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U.S. Housing Inventory Woes to Continue in 2017

Housing Supply

Home sales are surging as 2016 nears its end, though inventory constraints remain a challenge both nationwide and particularly here in the Bay Area. That’s according to a new report from the National Association of Realtors, which says that existing U.S. home sales rose to a seasonally adjusted rate of 5.61 million in November, up 15.4 percent from one year earlier and the highest level in almost a decade. NAR Chief Economist Lawrence Yun attributed the strong sales over the past few months to the best job market since the recession as well as rising interest rates prompting buyers to take action. The total number of homes for sale across the country declined to 1.85 million, down 9.3 percent year over year. The nation’s housing inventory has dropped on an annual basis for 18 consecutive months, and Yun doesn’t seem to think conditions will improve in the new year. “Existing housing supply at the beginning of the year was inadequate and is now even worse heading into 2017,” he said. “Rental units are also seeing this shortage. As a result, both home prices and rents continue to far outstrip incomes in much of the country.”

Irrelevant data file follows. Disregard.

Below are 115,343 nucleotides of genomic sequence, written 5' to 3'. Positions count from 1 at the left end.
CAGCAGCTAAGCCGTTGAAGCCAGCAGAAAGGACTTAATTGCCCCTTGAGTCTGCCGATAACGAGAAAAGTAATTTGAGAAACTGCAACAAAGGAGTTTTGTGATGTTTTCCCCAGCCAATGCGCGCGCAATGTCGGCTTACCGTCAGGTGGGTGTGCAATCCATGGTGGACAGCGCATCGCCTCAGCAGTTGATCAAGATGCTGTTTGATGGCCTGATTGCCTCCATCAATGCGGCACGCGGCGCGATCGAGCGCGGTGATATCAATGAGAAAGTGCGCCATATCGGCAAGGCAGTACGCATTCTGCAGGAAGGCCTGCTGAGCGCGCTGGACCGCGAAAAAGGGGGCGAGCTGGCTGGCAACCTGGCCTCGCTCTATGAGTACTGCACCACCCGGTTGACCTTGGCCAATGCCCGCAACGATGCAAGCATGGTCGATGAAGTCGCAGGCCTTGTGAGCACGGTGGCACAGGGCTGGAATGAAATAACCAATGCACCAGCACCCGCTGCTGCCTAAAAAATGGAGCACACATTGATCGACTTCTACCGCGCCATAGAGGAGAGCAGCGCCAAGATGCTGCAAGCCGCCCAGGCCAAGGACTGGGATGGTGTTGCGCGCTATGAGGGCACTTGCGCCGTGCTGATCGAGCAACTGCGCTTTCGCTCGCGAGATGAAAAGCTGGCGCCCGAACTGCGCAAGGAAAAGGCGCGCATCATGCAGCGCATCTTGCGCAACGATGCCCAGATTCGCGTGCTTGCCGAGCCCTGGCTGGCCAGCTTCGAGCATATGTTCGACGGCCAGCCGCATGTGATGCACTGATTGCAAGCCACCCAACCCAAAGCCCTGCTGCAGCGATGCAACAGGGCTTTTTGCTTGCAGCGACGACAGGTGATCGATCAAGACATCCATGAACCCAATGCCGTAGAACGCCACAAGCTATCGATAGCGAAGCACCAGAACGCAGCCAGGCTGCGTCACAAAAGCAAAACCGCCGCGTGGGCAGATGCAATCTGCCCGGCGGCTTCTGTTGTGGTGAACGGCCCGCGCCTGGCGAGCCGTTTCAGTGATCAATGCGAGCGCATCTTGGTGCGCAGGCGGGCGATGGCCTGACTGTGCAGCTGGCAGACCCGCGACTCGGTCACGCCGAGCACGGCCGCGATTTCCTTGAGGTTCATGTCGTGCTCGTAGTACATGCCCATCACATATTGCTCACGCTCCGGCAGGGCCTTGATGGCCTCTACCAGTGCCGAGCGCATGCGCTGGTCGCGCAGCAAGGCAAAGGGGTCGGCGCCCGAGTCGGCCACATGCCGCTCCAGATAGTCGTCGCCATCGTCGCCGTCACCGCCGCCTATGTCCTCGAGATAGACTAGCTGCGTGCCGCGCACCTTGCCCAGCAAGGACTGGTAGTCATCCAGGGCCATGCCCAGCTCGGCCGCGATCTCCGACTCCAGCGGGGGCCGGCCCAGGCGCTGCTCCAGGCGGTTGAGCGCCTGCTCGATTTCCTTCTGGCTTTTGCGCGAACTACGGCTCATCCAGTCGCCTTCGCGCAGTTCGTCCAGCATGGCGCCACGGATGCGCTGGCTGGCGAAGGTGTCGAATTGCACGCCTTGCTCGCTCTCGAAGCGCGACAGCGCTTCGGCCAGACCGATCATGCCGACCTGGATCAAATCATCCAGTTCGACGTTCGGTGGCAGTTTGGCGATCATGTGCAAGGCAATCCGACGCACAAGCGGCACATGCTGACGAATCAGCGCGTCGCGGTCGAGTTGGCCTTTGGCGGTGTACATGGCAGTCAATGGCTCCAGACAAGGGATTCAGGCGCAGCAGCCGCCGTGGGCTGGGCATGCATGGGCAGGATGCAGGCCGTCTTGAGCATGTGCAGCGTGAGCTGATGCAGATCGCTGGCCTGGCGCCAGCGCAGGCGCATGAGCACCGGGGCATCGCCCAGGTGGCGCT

Nationwide, there was a 4.0-month supply of inventory (MSI), down slightly from October. Here in the Bay Area, supply conditions are much tighter; the latest home sales report from the California Association of Realtors puts the MSI across the nine-county region at 1.9 in November. Alameda, Contra Costa, San Francisco, San Mateo, and Santa Clara counties have the fewest number of homes for sale in the state. While the nation clearly needs more home construction in order to meet demand, homebuilding activity dropped by almost 19 percent on a seasonally adjusted basis in November, according to U.S. Commerce Department data. As CNBC reports, even though homebuilders are more confident about the nation’s housing market than they have been in more than a decade, a number of factors are hindering construction, including costly new regulations, a shortage of workers, and caution stemming from the last housing bust. Locally, job growth will continue to outpace the number of new homes in the Bay Area in 2017, according to projections from Pacific Union’s recent Real Estate and Economic Forecast to 2019. Currently, there is not a lot of new construction in the Bay Area occurring outside of San Francisco, and condominium construction activity there may begin to slow over the next three years.


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